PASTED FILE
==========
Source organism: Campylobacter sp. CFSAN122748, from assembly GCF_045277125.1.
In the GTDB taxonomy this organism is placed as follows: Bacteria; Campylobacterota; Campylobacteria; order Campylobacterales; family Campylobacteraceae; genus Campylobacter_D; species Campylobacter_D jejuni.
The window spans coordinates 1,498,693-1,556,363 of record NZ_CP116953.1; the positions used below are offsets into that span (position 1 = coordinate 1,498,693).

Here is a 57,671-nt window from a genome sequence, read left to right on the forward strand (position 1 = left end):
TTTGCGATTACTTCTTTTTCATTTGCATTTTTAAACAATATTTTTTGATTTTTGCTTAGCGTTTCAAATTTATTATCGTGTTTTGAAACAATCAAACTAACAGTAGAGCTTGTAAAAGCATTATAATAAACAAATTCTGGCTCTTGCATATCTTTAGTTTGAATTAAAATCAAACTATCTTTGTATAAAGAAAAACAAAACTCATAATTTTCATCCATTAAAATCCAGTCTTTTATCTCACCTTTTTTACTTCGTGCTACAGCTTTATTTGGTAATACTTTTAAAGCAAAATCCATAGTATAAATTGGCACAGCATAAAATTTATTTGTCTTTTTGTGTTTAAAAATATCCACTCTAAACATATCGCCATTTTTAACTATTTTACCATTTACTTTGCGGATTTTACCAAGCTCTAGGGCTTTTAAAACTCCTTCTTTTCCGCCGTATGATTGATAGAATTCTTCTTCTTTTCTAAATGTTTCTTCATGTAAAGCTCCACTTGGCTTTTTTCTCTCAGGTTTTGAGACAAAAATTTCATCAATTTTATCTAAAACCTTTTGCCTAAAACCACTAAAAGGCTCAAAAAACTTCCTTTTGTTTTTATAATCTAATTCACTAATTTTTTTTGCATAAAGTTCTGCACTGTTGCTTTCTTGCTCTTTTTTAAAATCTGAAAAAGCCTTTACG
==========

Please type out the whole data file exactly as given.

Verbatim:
Source organism: Campylobacter sp. CFSAN122748, from assembly GCF_045277125.1.
In the GTDB taxonomy this organism is placed as follows: Bacteria; Campylobacterota; Campylobacteria; order Campylobacterales; family Campylobacteraceae; genus Campylobacter_D; species Campylobacter_D jejuni.
The window spans coordinates 1,498,693-1,556,363 of record NZ_CP116953.1; the positions used below are offsets into that span (position 1 = coordinate 1,498,693).

Here is a 57,671-nt window from a genome sequence, read left to right on the forward strand (position 1 = left end):
TTTGCGATTACTTCTTTTTCATTTGCATTTTTAAACAATATTTTTTGATTTTTGCTTAGCGTTTCAAATTTATTATCGTGTTTTGAAACAATCAAACTAACAGTAGAGCTTGTAAAAGCATTATAATAAACAAATTCTGGCTCTTGCATATCTTTAGTTTGAATTAAAATCAAACTATCTTTGTATAAAGAAAAACAAAACTCATAATTTTCATCCATTAAAATCCAGTCTTTTATCTCACCTTTTTTACTTCGTGCTACAGCTTTATTTGGTAATACTTTTAAAGCAAAATCCATAGTATAAATTGGCACAGCATAAAATTTATTTGTCTTTTTGTGTTTAAAAATATCCACTCTAAACATATCGCCATTTTTAACTATTTTACCATTTACTTTGCGGATTTTACCAAGCTCTAGGGCTTTTAAAACTCCTTCTTTTCCGCCGTATGATTGATAGAATTCTTCTTCTTTTCTAAATGTTTCTTCATGTAAAGCTCCACTTGGCTTTTTTCTCTCAGGTTTTGAGACAAAAATTTCATCAATTTTATCTAAAACCTTTTGCCTAAAACCACTAAAAGGCTCAAAAAACTTCCTTTTGTTTTTATAATCTAATTCACTAATTTTTTTTGCATAAAGTTCTGCACTGTTGCTTTCTTGCTCTTTTTTAAAATCTGAAAAAGCCTTTACG